Architects do not merely design beautiful-looking buildings, but the awareness and application, taking into account the broader social and cultural contexts, make an architect’s work invaluable to the society it operates in.
6. Artistic Photography
An architect’s creation requires effective documentation that shows it in the best light, and that is where photography plays a huge role in architecture.
You have traveled to places and taken many photographs; it is time to put them to good use.
The collage of photographs does not necessarily have to center only around interesting buildings.
However, it helps if you make buildings – new or old – as the primary focus, so you can add a short description of what you think of the place.
The play of light and shadow, composition, contrast, colors, and perspective are things you get to show through your design of the photography piece.
You can utilize these architectural photography tips to bring your skills to the next level.
Photography is a skill that you get to develop extensively throughout your time as an architecture student, so it’s good to show the school that you already have the proper foundation to start that journey.
7. Computer-Generated Drawings
These drawings are optional, and you do not have to go out of your way to learn CAD software in the short time you have before the portfolio submission date.
But if you already have CAD skills, you can put together a simple set of building drawings that includes plans, elevations, and perhaps a section to demonstrate understanding of spatial relationships.
It does not have to be drawings of a complex building.
You are trying to demonstrate your understanding of the relationships between the various types of drawings in communicating design and spatial flows.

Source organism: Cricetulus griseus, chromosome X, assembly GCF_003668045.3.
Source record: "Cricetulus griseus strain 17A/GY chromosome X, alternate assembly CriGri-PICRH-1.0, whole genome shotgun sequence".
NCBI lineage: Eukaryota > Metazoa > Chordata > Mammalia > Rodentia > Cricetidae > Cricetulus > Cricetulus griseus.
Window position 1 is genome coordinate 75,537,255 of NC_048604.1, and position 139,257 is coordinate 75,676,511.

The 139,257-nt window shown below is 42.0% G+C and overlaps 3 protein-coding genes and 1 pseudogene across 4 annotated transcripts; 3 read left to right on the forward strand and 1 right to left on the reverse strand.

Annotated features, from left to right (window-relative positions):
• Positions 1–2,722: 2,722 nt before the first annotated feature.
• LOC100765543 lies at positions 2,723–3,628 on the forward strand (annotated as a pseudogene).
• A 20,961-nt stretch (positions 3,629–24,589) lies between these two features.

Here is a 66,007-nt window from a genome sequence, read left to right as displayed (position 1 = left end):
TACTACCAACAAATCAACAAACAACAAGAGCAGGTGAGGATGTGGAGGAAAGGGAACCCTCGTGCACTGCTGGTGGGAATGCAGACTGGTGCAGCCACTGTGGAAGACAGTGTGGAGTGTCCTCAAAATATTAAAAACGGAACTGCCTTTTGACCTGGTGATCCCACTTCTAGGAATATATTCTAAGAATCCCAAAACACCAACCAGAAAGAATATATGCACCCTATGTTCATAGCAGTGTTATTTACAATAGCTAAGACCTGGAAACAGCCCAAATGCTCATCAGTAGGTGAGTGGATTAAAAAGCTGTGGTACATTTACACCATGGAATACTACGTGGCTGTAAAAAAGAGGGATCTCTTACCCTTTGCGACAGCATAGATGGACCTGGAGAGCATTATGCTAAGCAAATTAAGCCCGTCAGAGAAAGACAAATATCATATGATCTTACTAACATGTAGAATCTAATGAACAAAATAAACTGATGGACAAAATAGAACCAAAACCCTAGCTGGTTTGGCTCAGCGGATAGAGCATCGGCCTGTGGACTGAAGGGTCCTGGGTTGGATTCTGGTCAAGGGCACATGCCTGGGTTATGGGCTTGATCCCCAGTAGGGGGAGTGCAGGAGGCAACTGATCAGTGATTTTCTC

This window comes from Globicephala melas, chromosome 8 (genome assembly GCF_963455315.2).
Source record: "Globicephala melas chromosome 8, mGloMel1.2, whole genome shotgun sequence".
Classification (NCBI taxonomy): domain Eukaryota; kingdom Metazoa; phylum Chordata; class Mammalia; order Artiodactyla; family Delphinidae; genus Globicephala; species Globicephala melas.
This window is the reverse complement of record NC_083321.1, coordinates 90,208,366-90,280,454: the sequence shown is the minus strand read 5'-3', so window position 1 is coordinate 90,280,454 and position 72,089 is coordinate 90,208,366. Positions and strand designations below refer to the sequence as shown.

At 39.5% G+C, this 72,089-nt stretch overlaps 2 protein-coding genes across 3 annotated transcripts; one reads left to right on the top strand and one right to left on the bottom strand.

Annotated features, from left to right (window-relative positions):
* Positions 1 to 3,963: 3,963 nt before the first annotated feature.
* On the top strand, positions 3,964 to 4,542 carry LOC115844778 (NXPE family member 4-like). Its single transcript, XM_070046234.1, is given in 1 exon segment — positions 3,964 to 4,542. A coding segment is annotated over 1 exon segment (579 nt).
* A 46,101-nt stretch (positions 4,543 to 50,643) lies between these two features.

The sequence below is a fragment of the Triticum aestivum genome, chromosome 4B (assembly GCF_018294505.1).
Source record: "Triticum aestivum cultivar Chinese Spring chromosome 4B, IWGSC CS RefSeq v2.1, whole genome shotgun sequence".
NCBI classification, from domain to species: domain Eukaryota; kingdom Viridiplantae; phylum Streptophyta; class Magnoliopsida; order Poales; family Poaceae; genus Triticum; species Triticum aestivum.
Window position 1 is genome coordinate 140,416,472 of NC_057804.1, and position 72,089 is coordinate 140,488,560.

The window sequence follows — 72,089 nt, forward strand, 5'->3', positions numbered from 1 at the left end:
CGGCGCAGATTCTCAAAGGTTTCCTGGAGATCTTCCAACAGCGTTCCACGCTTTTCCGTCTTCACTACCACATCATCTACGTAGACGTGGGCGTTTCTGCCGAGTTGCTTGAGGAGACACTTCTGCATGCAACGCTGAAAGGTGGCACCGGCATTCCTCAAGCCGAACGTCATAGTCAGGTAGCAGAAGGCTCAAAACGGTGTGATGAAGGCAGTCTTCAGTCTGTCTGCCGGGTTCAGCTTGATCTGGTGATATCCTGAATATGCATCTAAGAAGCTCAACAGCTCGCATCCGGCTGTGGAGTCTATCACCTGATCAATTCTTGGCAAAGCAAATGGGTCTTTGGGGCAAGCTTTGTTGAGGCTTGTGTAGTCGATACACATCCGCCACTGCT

Alternatively, you can produce a set of hand-drawn plans.
This presentation method is inarguably more charming and engaging in impressing the evaluator.
8. Preliminary & Experimental Work
Include the preliminary pieces that led to the final results, if you have them.
Briefly describe what you did in each of them and how they developed into their subsequent iterations.
If they are visually self-explanatory, all the better.
The school is not just eager to see how impressive your completed work is. They are interested in taking a peek into the mind of a potential artist and creator whose work would eventually affect many lives.
9. A Brief Description for Each Piece
Describing your work may not be necessary if it is visually self-sufficient in telling what there is to tell.
Include a brief description only where necessary.
At the end of the piece, the description can include any salient points supporting the work or any pointers to help the reader understand your thought processes.
10. Portfolio Cover
Every great story has a proper beginning and a fitting end.
In portfolio terms, design a cover that will set the tone for the rest of the work you include.
It also functions to entice the reader to explore your portfolio further to understand the architect’s potential in you.
Do not be afraid to allow lots of white space on the cover to draw the eyes to the focal point of the introductory message.
A portfolio title and some information about yourself are the basics to include.
You are not typing a Word document, so make sure you design the typeface and fonts to blend in with the portfolio theme.
For the closing page, you could provide a short explanation describing the concept that drives the portfolio design as you would storytelling.
Use a typeface and color that are consistent with the portfolio as a whole.
Keep it concise and, again, allow white space.
How Many Pages Should Your Portfolio Have?
The recommended pieces above are not in any particular order.
The total number that the school will ask of you may differ anywhere between 8 to 12 pieces, or possibly more if they feel that your first submission is inadequate.
Tips on Creating a Portfolio for Architecture School
Knowing what to include in a portfolio is not enough unless you present them in a way that enhances how they are viewed – in parts and as a coherent whole.
There are nine pointers that you should be mindful of and apply when creating your portfolio:
1. Be Concise with Words
An architecture school portfolio is the polar opposite of an essay.
Keep the use of words to a minimum and, when used, be concise.
Your work should visually convey the ideas with only a few short, descriptive markers to guide the reading and evaluation.